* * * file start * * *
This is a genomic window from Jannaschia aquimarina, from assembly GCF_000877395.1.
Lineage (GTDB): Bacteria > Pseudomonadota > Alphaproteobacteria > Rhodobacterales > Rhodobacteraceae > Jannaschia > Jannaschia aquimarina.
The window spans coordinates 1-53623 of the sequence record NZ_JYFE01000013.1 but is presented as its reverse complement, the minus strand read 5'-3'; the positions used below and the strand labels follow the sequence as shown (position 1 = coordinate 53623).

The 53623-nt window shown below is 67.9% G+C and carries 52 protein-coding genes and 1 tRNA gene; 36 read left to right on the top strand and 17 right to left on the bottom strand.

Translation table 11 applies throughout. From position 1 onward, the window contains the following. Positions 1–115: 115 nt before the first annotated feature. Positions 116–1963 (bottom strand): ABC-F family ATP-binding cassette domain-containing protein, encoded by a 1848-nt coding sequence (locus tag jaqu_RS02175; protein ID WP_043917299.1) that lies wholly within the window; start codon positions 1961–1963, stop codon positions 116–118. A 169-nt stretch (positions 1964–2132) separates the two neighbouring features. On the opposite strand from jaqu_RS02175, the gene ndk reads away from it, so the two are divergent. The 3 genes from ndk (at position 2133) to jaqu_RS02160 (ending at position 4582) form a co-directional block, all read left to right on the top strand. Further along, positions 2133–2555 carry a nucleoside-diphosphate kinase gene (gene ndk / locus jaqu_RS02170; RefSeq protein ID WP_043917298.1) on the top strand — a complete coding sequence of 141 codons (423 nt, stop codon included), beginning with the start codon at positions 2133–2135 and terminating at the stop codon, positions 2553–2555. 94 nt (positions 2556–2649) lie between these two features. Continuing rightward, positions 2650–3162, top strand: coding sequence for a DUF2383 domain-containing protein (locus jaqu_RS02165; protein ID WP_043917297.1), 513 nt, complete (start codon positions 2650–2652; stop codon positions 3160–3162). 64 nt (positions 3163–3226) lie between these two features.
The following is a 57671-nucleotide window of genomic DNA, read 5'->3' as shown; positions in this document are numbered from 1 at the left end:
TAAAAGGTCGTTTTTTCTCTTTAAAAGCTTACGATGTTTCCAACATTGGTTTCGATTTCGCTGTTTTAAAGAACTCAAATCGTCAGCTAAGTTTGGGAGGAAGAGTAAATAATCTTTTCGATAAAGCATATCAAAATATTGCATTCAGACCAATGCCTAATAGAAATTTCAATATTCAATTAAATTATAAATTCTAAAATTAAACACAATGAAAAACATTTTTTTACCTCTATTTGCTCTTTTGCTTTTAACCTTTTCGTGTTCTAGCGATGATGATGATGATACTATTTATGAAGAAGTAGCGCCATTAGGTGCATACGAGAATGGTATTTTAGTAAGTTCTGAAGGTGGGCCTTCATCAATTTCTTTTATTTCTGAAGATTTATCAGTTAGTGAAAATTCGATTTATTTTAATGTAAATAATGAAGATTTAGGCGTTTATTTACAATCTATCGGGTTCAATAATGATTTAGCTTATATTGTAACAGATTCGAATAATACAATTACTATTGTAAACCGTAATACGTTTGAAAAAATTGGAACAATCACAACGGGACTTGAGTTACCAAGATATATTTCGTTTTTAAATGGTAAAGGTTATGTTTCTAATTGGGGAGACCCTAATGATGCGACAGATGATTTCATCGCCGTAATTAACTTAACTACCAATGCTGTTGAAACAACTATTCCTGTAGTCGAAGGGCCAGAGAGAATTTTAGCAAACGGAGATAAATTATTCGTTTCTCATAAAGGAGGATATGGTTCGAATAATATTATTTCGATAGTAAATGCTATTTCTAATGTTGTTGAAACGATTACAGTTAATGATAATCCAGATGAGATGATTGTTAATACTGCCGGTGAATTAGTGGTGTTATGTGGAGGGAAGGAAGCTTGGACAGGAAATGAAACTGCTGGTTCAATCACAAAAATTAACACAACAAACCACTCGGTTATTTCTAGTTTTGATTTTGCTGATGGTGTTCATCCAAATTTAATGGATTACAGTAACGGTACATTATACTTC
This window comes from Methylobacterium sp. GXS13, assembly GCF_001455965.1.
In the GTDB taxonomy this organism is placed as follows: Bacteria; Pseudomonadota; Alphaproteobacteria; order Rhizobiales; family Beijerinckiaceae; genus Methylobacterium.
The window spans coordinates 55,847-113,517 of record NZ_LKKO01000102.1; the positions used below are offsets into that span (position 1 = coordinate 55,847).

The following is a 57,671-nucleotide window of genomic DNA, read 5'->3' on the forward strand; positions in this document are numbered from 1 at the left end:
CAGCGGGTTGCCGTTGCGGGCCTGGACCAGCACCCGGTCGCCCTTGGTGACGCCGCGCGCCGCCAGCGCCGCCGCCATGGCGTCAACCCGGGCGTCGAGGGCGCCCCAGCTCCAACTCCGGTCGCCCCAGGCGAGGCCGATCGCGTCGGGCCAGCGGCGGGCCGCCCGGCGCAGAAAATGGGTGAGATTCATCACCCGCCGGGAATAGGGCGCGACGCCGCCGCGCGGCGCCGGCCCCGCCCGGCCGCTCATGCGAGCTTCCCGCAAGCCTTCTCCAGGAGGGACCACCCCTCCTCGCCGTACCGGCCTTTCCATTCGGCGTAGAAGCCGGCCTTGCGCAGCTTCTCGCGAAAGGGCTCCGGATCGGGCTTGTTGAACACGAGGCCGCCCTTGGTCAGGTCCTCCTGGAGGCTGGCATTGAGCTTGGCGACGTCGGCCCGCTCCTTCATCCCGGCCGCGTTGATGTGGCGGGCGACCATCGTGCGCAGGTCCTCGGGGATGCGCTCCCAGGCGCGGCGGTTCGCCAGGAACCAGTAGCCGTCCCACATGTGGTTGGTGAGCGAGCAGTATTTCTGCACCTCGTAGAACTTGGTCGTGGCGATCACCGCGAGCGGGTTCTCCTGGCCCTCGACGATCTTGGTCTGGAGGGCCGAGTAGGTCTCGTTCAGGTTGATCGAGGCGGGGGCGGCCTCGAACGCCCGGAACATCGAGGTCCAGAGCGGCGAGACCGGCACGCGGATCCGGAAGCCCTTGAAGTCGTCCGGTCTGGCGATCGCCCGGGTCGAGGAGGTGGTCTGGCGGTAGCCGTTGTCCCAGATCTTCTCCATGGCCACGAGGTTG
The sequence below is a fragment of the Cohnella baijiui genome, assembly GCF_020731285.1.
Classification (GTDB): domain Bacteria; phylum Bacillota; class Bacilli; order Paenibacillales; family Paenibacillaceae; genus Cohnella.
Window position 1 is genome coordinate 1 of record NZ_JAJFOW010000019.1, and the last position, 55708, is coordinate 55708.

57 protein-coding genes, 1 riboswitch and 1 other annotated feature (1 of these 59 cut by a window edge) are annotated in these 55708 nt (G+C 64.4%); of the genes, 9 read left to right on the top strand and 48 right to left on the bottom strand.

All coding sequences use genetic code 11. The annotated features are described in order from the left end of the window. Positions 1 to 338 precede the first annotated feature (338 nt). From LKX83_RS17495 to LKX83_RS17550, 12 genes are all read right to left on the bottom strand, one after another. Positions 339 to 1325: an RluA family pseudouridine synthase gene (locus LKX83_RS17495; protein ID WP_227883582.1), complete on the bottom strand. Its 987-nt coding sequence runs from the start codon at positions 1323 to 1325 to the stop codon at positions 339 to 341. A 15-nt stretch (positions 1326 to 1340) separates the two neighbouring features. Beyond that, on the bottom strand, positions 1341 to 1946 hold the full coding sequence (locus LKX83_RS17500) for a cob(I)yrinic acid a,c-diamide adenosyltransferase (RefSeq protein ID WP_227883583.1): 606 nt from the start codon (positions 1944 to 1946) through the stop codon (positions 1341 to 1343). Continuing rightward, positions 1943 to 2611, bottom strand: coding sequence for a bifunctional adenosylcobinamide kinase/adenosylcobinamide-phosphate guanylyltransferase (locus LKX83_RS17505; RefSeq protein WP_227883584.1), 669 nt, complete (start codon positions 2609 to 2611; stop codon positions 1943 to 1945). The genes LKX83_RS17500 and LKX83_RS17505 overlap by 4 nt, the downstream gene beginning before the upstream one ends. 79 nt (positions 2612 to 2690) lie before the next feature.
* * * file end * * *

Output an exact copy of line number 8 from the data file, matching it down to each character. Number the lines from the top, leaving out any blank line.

This window comes from Methylobacterium sp. GXS13, assembly GCF_001455965.1.